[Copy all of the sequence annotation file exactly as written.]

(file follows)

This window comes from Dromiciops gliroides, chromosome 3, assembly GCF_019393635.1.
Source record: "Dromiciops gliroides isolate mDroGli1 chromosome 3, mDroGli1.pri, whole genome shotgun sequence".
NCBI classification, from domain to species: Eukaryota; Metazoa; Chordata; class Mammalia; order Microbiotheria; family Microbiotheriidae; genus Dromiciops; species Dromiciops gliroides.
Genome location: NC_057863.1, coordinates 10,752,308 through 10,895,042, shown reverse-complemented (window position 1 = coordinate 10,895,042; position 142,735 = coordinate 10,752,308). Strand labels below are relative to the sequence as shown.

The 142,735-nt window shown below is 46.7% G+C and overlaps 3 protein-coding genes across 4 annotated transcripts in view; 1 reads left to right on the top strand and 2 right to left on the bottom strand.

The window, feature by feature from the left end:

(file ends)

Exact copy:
This window comes from Dromiciops gliroides, chromosome 3, assembly GCF_019393635.1.
Source record: "Dromiciops gliroides isolate mDroGli1 chromosome 3, mDroGli1.pri, whole genome shotgun sequence".
NCBI classification, from domain to species: Eukaryota; Metazoa; Chordata; class Mammalia; order Microbiotheria; family Microbiotheriidae; genus Dromiciops; species Dromiciops gliroides.
Genome location: NC_057863.1, coordinates 10,752,308 through 10,895,042, shown reverse-complemented (window position 1 = coordinate 10,895,042; position 142,735 = coordinate 10,752,308). Strand labels below are relative to the sequence as shown.

The 142,735-nt window shown below is 46.7% G+C and overlaps 3 protein-coding genes across 4 annotated transcripts in view; 1 reads left to right on the top strand and 2 right to left on the bottom strand.

The window, feature by feature from the left end: